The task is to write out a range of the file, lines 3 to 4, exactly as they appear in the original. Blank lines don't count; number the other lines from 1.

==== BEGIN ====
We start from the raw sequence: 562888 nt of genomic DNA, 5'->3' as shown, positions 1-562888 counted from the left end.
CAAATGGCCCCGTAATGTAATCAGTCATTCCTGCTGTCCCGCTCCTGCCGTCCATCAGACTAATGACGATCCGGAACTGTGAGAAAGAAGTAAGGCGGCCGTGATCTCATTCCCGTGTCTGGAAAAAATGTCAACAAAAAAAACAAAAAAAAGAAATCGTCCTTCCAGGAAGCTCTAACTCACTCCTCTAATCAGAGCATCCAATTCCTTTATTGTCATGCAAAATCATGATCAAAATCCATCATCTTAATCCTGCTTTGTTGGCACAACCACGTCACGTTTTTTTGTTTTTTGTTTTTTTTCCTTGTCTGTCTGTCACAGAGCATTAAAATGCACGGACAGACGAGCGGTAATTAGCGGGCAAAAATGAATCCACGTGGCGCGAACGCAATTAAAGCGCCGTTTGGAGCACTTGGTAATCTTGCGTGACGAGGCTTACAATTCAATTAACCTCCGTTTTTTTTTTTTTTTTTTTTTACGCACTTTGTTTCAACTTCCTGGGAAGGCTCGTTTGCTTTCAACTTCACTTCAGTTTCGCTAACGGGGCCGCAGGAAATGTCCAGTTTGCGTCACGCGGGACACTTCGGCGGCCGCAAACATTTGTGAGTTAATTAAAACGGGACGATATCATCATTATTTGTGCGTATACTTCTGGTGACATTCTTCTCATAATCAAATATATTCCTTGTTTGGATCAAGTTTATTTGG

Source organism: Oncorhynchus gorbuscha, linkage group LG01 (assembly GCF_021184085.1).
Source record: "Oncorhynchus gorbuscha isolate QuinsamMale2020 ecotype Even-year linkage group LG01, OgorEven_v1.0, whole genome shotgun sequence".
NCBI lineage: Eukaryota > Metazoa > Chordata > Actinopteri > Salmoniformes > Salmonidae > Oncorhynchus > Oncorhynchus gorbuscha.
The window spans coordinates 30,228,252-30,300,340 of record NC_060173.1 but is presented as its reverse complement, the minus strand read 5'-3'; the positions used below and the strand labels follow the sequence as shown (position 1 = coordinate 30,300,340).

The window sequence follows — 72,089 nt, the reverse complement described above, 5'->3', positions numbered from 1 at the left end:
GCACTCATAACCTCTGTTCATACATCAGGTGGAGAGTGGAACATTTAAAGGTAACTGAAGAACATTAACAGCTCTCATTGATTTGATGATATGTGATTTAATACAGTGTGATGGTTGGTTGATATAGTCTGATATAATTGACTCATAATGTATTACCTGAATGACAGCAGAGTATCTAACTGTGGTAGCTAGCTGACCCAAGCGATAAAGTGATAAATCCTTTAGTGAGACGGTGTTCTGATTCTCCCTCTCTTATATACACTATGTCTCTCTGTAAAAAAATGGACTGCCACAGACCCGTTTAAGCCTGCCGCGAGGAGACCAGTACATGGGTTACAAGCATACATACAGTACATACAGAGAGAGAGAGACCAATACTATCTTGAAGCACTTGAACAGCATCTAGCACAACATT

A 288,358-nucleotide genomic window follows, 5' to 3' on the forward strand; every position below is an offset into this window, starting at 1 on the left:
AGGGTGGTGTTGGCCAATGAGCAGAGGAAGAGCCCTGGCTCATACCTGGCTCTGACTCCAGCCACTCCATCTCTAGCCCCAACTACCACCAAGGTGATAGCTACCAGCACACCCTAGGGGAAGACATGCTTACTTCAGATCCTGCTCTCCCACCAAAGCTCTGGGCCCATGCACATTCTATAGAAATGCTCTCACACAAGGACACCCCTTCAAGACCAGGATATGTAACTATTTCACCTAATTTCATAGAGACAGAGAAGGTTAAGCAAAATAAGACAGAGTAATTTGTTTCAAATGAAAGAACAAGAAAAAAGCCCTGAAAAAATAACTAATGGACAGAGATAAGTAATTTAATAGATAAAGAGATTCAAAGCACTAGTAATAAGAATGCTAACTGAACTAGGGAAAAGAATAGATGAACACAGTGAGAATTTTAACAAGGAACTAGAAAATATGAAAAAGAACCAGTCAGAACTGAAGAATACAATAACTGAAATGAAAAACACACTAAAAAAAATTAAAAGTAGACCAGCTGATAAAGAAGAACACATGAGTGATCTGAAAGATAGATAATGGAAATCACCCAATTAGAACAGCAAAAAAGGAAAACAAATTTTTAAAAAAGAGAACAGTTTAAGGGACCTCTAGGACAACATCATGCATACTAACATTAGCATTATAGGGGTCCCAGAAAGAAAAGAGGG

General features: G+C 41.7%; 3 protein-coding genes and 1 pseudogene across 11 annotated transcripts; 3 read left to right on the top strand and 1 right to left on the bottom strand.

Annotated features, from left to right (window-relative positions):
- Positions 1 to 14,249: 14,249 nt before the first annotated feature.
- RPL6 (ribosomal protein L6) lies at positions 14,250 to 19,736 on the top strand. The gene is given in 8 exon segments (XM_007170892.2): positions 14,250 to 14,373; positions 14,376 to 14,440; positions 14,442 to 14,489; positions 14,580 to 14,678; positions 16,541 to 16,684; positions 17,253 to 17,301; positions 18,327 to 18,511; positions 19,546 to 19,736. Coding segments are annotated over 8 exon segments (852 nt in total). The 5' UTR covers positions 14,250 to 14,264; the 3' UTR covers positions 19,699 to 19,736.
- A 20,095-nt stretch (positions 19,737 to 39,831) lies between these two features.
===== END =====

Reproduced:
Source organism: Oncorhynchus gorbuscha, linkage group LG01 (assembly GCF_021184085.1).
Source record: "Oncorhynchus gorbuscha isolate QuinsamMale2020 ecotype Even-year linkage group LG01, OgorEven_v1.0, whole genome shotgun sequence".